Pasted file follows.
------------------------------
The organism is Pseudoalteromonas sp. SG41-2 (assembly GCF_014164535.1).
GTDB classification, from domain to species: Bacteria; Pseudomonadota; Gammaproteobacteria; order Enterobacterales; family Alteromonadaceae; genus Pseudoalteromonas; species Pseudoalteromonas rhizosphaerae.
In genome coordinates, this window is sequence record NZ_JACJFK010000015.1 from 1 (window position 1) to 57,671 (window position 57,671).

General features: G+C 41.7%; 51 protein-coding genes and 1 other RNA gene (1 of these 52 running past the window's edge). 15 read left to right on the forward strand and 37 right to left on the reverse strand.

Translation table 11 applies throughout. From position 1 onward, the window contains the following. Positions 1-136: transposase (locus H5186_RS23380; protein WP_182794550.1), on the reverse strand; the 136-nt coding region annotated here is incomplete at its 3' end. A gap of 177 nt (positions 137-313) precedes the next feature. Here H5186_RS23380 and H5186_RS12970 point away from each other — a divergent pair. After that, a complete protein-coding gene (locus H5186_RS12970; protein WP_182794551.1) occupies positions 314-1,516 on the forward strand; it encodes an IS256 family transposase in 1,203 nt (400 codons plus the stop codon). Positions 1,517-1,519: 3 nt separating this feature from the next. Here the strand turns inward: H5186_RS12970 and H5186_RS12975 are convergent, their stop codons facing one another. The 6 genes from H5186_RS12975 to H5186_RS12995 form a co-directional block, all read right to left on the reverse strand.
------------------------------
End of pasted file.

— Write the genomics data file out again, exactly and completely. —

The organism is Pseudoalteromonas sp. SG41-2 (assembly GCF_014164535.1).
GTDB classification, from domain to species: Bacteria; Pseudomonadota; Gammaproteobacteria; order Enterobacterales; family Alteromonadaceae; genus Pseudoalteromonas; species Pseudoalteromonas rhizosphaerae.
In genome coordinates, this window is sequence record NZ_JACJFK010000015.1 from 1 (window position 1) to 57,671 (window position 57,671).

General features: G+C 41.7%; 51 protein-coding genes and 1 other RNA gene (1 of these 52 running past the window's edge). 15 read left to right on the forward strand and 37 right to left on the reverse strand.

Translation table 11 applies throughout. From position 1 onward, the window contains the following. Positions 1-136: transposase (locus H5186_RS23380; protein WP_182794550.1), on the reverse strand; the 136-nt coding region annotated here is incomplete at its 3' end. A gap of 177 nt (positions 137-313) precedes the next feature. Here H5186_RS23380 and H5186_RS12970 point away from each other — a divergent pair. After that, a complete protein-coding gene (locus H5186_RS12970; protein WP_182794551.1) occupies positions 314-1,516 on the forward strand; it encodes an IS256 family transposase in 1,203 nt (400 codons plus the stop codon). Positions 1,517-1,519: 3 nt separating this feature from the next. Here the strand turns inward: H5186_RS12970 and H5186_RS12975 are convergent, their stop codons facing one another. The 6 genes from H5186_RS12975 to H5186_RS12995 form a co-directional block, all read right to left on the reverse strand.